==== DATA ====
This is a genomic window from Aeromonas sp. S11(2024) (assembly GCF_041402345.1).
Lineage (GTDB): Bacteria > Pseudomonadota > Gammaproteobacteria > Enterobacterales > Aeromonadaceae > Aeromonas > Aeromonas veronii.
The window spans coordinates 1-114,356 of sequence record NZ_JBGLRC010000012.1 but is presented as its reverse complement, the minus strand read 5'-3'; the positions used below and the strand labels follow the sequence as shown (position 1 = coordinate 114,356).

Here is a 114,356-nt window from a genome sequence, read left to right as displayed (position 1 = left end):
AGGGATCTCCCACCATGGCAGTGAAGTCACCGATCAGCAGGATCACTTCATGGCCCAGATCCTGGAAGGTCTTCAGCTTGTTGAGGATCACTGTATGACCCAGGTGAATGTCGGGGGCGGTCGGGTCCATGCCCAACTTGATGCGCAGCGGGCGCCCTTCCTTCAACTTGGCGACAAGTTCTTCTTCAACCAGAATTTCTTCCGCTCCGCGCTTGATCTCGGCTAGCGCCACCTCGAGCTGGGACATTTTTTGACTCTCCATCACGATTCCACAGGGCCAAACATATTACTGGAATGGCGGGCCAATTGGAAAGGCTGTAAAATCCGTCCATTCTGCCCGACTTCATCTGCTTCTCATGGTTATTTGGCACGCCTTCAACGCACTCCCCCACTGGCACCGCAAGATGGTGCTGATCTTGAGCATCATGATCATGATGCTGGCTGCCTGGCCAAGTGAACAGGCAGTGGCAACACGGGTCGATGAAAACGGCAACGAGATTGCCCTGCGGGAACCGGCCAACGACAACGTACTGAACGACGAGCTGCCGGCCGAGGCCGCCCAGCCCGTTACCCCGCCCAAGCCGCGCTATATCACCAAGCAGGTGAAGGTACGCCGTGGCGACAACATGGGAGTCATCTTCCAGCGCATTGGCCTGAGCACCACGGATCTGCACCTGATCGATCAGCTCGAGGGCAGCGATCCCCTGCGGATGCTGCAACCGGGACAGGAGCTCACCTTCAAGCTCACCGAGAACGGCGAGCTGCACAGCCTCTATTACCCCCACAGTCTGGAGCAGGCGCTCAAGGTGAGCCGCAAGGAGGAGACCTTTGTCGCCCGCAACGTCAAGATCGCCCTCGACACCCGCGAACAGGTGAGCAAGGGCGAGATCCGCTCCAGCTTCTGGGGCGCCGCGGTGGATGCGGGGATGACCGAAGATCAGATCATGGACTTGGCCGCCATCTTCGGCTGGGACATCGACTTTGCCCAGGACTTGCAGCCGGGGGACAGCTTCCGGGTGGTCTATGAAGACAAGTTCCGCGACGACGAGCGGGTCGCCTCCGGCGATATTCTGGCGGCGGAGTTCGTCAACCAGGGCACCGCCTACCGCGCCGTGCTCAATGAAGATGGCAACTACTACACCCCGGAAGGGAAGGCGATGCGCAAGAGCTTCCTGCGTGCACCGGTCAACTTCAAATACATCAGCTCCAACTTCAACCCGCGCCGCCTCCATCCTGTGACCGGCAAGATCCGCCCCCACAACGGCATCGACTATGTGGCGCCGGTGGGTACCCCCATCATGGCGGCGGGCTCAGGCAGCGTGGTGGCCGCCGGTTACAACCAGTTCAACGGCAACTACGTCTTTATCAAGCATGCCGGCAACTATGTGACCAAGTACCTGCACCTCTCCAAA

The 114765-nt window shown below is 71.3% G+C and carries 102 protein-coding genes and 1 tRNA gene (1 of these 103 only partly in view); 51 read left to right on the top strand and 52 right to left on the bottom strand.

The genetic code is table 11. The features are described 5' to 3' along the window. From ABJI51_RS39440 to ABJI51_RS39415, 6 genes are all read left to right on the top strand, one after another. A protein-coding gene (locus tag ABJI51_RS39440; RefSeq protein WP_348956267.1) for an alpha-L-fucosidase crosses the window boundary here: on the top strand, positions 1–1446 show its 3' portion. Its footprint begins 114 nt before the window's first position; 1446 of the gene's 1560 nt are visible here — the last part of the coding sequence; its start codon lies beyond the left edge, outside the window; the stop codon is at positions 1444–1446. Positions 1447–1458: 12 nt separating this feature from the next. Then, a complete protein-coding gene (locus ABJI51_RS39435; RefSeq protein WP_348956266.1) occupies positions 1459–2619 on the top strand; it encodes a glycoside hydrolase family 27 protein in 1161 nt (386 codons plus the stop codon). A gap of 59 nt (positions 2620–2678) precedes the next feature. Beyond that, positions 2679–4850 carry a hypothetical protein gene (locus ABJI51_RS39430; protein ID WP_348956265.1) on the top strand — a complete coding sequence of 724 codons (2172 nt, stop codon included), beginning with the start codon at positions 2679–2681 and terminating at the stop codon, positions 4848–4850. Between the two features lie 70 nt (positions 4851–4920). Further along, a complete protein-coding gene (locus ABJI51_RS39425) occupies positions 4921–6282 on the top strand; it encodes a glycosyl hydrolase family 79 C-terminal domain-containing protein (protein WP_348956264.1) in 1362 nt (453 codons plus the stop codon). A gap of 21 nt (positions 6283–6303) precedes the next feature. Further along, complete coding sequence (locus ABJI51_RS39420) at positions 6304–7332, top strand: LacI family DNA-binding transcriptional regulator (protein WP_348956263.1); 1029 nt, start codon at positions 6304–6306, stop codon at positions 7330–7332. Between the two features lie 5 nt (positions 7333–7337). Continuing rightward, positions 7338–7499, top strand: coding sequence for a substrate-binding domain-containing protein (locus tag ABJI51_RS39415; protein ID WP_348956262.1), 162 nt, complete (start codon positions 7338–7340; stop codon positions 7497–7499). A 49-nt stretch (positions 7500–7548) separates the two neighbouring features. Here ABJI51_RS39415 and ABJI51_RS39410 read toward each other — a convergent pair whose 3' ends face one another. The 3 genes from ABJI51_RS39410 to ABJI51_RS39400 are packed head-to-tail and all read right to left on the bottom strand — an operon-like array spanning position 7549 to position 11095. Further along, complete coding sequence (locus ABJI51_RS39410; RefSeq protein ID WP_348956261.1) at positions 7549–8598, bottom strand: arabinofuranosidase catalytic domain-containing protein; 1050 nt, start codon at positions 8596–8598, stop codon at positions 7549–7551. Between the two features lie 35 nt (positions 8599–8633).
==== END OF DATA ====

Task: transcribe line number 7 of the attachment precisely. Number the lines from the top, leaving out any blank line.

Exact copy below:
The genetic code is table 11. The features are described 5' to 3' along the window. From ABJI51_RS39440 to ABJI51_RS39415, 6 genes are all read left to right on the top strand, one after another. A protein-coding gene (locus tag ABJI51_RS39440; RefSeq protein WP_348956267.1) for an alpha-L-fucosidase crosses the window boundary here: on the top strand, positions 1–1446 show its 3' portion. Its footprint begins 114 nt before the window's first position; 1446 of the gene's 1560 nt are visible here — the last part of the coding sequence; its start codon lies beyond the left edge, outside the window; the stop codon is at positions 1444–1446. Positions 1447–1458: 12 nt separating this feature from the next. Then, a complete protein-coding gene (locus ABJI51_RS39435; RefSeq protein WP_348956266.1) occupies positions 1459–2619 on the top strand; it encodes a glycoside hydrolase family 27 protein in 1161 nt (386 codons plus the stop codon). A gap of 59 nt (positions 2620–2678) precedes the next feature. Beyond that, positions 2679–4850 carry a hypothetical protein gene (locus ABJI51_RS39430; protein ID WP_348956265.1) on the top strand — a complete coding sequence of 724 codons (2172 nt, stop codon included), beginning with the start codon at positions 2679–2681 and terminating at the stop codon, positions 4848–4850. Between the two features lie 70 nt (positions 4851–4920). Further along, a complete protein-coding gene (locus ABJI51_RS39425) occupies positions 4921–6282 on the top strand; it encodes a glycosyl hydrolase family 79 C-terminal domain-containing protein (protein WP_348956264.1) in 1362 nt (453 codons plus the stop codon). A gap of 21 nt (positions 6283–6303) precedes the next feature. Further along, complete coding sequence (locus ABJI51_RS39420) at positions 6304–7332, top strand: LacI family DNA-binding transcriptional regulator (protein WP_348956263.1); 1029 nt, start codon at positions 6304–6306, stop codon at positions 7330–7332. Between the two features lie 5 nt (positions 7333–7337). Continuing rightward, positions 7338–7499, top strand: coding sequence for a substrate-binding domain-containing protein (locus tag ABJI51_RS39415; protein ID WP_348956262.1), 162 nt, complete (start codon positions 7338–7340; stop codon positions 7497–7499). A 49-nt stretch (positions 7500–7548) separates the two neighbouring features. Here ABJI51_RS39415 and ABJI51_RS39410 read toward each other — a convergent pair whose 3' ends face one another. The 3 genes from ABJI51_RS39410 to ABJI51_RS39400 are packed head-to-tail and all read right to left on the bottom strand — an operon-like array spanning position 7549 to position 11095. Further along, complete coding sequence (locus ABJI51_RS39410; RefSeq protein ID WP_348956261.1) at positions 7549–8598, bottom strand: arabinofuranosidase catalytic domain-containing protein; 1050 nt, start codon at positions 8596–8598, stop codon at positions 7549–7551. Between the two features lie 35 nt (positions 8599–8633).